First things first, D&D (also known as AD&D, or Dungeons and Dragons) is NOT Satanic in any way.
It is only dangerous if the people playing it are
stupid and/or on drugs!
Dungeons and Dragons is a role-playing game.
There have been 3 editions released, each having different rules.
1st edition is still played by the "purists" who think that each
following edition is being dumbed down for babies who can't really
2nd edtion was around for a very long time and most people who play
D&D are familiar with it.
3rd edtion came out within the last 5 years and has been made
simpler in order to attract a new generation of players.
The Basic Premise is simple. You need 6 things to really play.
1. A large table (to focus activity in one spot in the room)
2. A Game Master/Dungeon Master, also known as a GM or DM. (This is the person who runs the game.)
3. A Players Handbook.
4. Character Sheets. (see explanation below)
5. Role-Playing Dice (see section on Dice)
6. A group of at least 3 friends. (Parties of more than 5 can get
complicated. The game is best played with 4 players and 1 GM.)
Character Sheets are needed to keep track of your character.
They are used to note your character's Experience Points, awarded
at the end of each gaming session according to what goals your
character accomplished or helped to accomplish. Also on the
Sheet are your Character's Stats. Character Stats are divided into
1. Strength - How strong your char. is
2. Dexterity - How quick your char. is
3. Constitution - How much your char. can handle
4. Intelligence - Book-smarts
5. Wisdom - Life smarts
6. Charisma - How your char. gets along with others,
Also on the Character Sheet are:
1. What type of Armor your character wears
2. How many Hit Points your character has
3. What type of weapons your character uses
4. Any Magic items your character may possess
5. Your character's skills
6. All of your Character's equipment
7. How much your character can carry.
Dice are essential for D&D. Some People have extensive collections of Dice. They are mostly used for rolling up your character, initiative rolls, rolls to hit, rolls for damage, and skill checks. Initiative rolls, rolls to hit and rolls for damage are all part of "Combat Rounds". Which is when the GM tells the players that they are facing a monster/enemy. Initiative is rolled on a D20 first to determine which character gets to attack the monster/enemy first. Once a player gets his/her turn they roll a D20 to hit, which determines if they are able to strike the monster/enemy. If the character hits then he/she rolls a dice for damage, depending on the weapon used (see list below). The Monster/Enemy has only (X) amount of "hit points" and once it has been hit for that amount it dies. Characters are the same way. Skill checks are used when a character attempts to use a skill. For example, a thief character wants to try to pick the lock on a locked door. The GM finds the difficultly level of the door and tells the player to roll a D20 and add the character's skill modifier. The difficulty level is 15. The player rolls a 12 and the player's modifier is 4, which means the player has a total of 16. The character beats the difficulty level and succeeds in picking the lock. Types of Dice D6- standard 6 sided dice- used for rolling characters and for damage rolls depending on your weapon. D4 - 4 sided dice usually Pyramid shaped- used for damage rolls depending on your weapon D8- 8 sided dice usually shaped like two pyramids stacked bottom to bottom. Used for damage rolls depending on weapon. D10 - 10 sided dice also called "Percentile Dice". Rarely used in 3rd edition except for damage rolls depending on weapon. D12 - 12 sided dice. Used for damage rolls depending on weapon. D20- 20 sided dice. The most versatile dice used with 3rd edition. These are used for rolling Initiative, rolling to Hit, and for Skill checks.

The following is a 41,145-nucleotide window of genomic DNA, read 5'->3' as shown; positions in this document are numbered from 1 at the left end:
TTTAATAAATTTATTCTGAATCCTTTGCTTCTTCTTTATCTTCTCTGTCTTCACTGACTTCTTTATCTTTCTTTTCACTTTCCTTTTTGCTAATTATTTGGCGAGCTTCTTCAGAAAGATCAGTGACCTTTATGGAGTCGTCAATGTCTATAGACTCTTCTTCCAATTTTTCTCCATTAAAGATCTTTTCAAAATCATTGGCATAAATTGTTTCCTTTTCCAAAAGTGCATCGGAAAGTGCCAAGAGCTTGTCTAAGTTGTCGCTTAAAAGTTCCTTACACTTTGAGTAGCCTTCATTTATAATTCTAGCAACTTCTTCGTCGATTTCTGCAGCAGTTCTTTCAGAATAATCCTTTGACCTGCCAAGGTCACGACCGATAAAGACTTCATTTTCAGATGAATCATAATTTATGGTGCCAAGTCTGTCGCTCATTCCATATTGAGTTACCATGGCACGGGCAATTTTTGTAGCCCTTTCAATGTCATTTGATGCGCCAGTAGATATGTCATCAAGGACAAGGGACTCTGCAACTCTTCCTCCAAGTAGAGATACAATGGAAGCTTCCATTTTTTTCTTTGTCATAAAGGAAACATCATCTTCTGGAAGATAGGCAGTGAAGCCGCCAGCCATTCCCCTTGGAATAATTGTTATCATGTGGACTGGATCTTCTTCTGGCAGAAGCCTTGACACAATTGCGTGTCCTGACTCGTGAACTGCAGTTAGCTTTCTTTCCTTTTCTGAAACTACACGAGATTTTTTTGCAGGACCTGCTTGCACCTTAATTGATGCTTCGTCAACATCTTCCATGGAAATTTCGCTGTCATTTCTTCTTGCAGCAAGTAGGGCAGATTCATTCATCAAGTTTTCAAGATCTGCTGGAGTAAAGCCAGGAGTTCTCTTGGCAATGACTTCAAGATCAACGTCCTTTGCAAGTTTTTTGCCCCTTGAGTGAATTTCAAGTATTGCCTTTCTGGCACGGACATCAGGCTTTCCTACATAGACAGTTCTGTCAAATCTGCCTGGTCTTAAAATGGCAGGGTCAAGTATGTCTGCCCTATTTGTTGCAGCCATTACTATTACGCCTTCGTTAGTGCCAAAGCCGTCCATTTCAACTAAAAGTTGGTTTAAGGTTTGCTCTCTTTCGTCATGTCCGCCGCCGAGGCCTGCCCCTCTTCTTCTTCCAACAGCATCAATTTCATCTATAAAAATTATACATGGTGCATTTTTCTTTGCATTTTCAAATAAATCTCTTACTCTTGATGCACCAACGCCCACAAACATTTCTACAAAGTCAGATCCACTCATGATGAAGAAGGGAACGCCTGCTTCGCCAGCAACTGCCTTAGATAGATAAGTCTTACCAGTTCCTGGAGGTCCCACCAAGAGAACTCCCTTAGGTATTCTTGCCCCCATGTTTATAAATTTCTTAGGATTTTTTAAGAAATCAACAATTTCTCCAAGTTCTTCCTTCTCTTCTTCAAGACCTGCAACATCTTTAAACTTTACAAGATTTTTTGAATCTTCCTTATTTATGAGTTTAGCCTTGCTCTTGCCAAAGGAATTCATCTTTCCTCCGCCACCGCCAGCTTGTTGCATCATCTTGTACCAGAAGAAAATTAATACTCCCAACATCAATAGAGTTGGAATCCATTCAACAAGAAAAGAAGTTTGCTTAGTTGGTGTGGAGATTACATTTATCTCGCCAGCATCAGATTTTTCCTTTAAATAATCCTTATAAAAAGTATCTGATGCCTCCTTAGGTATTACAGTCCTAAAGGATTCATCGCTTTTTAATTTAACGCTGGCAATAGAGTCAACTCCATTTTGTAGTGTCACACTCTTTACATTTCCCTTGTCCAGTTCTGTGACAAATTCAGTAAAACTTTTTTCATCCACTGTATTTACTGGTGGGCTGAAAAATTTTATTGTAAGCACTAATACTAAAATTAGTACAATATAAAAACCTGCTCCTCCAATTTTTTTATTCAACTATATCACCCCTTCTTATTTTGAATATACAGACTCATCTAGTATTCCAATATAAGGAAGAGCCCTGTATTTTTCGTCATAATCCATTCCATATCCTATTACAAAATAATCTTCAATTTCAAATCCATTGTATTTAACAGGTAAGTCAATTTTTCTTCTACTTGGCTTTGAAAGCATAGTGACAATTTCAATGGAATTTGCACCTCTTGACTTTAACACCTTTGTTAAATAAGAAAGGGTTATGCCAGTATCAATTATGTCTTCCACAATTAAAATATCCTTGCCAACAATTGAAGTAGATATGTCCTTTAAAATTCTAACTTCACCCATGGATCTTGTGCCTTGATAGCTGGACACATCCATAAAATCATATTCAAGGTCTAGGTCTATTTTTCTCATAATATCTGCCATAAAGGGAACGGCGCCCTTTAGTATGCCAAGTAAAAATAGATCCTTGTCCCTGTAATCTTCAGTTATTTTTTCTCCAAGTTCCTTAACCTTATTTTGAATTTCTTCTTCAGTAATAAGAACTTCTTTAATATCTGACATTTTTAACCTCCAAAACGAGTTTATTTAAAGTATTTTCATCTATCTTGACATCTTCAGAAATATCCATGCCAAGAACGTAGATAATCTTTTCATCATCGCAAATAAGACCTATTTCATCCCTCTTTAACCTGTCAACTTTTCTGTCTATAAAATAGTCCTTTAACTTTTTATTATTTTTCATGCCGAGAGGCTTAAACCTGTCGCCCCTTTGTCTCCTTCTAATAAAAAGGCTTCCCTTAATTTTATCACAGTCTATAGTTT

Other things may prove useful in playing D&D.
Miniatures, grid paper, legos or even dominoes can
help in providing visual aid.
Here's the easiest way to explain what goes on around
a D&D table. The GM provides a basic plot and has an idea
of what he would like the players to accomplish.
Each player is then responsible for the creation of a character,
as well as playing the part of that character. It's like a
group of friends sitting together and coming up with a story.
Each player decides where his or her character comes from,
why they do what they do, how they react to certain situations,
If the GM provides a scene in which there are linked rooms or
obstacles, the dominoes can be used to line out the rooms, legos
can be used to represent obstacles, miniatures can be used to
represent both players and monsters. Visual aids are not
always needed, but they can come in handy! Use things around
your house! (Once we used an ashtray to represent a large fountain
in the middle of an entryway to a castle.)
If you would like to learn more about how D&D is played please visit
the links below. Especially Kenzer & Co's comic book Knights of
The Dinner Table!
Knights of the Dinner Table!: A Comic book Devoted to and About Gamers!
Chessex.com: Dice and Roleplaying supplies
RPGshop!: see more of the supplies needed to play!
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